You have a child in a wheelchair. I don’t think he’s right, you know in the head because he hoops and hollers and rocks back and forth. You are always coming and going— I don’t understand what you do or if you work. But, then sometimes I see you dressed up in business attire. Someone else told me that you are a professor and a writer, but you are not gone every day and sometimes you have him, your son, with you and sometimes you don’t. I’ve tried to engage you in conversation, but you keep your eyes and head down and rush in and out of the garage. You can’t be that busy. All of us in the neighborhood chat over the fence or at the mailboxes or in the park.   You never join us.

 Maybe you are embarrassed. I imagine it would be hard to live here and have the only kid in a wheelchair. All of our kids play sports and are expected to go to college. You were once lingering in your driveway, getting something out of your van, and I walked over. I offered to let your son pet my dog and you said, “Thank you, but he doesn’t like dogs” and you and quickly walked away. I thought that was rude— I mean, I was trying. I never see any kids come over to visit or play with your son, so I thought perhaps he could come play with my dog in the backyard. I mean, what do I even say to you next? I feel sorry for you? I’d like to know more about you and your kid, but I don’t how to ask?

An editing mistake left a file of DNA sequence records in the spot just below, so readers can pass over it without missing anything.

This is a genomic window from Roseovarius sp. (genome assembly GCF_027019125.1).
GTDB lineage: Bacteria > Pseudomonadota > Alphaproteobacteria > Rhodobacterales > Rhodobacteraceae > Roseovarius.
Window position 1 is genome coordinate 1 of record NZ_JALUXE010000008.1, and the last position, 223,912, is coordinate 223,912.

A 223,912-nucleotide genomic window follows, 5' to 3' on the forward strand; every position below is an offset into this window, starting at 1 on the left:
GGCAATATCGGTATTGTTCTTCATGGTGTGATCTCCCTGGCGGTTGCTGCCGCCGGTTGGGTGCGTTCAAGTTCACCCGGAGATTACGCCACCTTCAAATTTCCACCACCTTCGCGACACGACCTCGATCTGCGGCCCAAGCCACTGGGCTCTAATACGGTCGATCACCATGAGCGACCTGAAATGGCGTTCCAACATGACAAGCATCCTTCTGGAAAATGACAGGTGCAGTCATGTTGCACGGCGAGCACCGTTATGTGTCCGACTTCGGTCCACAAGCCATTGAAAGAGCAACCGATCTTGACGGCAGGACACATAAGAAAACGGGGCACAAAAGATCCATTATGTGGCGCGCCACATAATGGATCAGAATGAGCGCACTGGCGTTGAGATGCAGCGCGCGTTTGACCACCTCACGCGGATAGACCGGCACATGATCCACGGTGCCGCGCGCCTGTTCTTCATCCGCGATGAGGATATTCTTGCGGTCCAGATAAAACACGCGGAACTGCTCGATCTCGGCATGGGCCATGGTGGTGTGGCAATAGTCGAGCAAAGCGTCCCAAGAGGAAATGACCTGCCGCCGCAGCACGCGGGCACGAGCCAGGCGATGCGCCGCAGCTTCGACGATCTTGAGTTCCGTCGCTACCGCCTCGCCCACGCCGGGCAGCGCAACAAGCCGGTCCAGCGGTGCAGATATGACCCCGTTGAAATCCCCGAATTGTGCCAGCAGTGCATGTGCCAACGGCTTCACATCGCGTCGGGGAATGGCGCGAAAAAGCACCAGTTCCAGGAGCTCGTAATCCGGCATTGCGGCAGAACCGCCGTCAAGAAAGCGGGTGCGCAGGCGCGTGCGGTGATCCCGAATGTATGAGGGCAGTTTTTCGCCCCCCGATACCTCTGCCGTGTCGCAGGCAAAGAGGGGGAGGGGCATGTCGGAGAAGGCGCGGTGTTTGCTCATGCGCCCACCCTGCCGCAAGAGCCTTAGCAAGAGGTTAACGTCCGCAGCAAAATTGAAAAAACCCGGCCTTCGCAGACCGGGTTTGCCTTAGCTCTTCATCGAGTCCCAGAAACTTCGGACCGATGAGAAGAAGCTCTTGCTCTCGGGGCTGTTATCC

I’ve seen the ambulances come and go over the years at her house, and I’d like to help, but besides a wave sometimes, you never smile. I never see you at the park or on your porch. You simply rush in and out of the garage. You never join our neighborhood events.   I wonder, do you even like us? Maybe you think you are better than us. On the weekends, I see you on your deck hidden into the darkest corner that is the furthest from street view with a cocktail in hand, grilling late at night and listening to soft music. I’d like to stop by on my evening walk to say hello, but you remain with your head and eyes down. You don’t want to interact with us. Maybe, there is something wrong with you too, and that’s why your son is like that.  

I Don’t Read Dystopia

dystopia.jpgI only read contemporary realistic fiction and nonfiction. I am often questioned about my choice, sometimes even with a tone of reprimand: “How can you not like fantasy? How can you not read science fiction? You are an English professor, you are supposed to like all literature.  What about Dystopian novels? I mean.. don’t you want to escape? Wouldn’t that be better for you?

The inference is of course that because my actual life is hard as a mother to a child with a severe disability who has endured 37 procedures and surgeries in 13 years that I should want to escape.

There is no escape, so why tempt myself by reading about it?

And, I don’t read about dystopian worlds, because I fucking live in one.

Let’s examine the primary themes of dystopia: Oppression, Powerlessness, and Rebellion.

There is always a heroine or hero who questions those in power, seeks to change the system that creates oppression —through rebellion. In my world, there is mostly oppression and powerlessness, little opportunity or time or energy for rebellion. I fight to care for my child, for my child to be taken care of, and to work to pay for the care and needs of my child. That’s it. And all of us living this life, live just like that. We can’t rally or gather or create an underground resistance, because we don’t have anyone else to care for our child.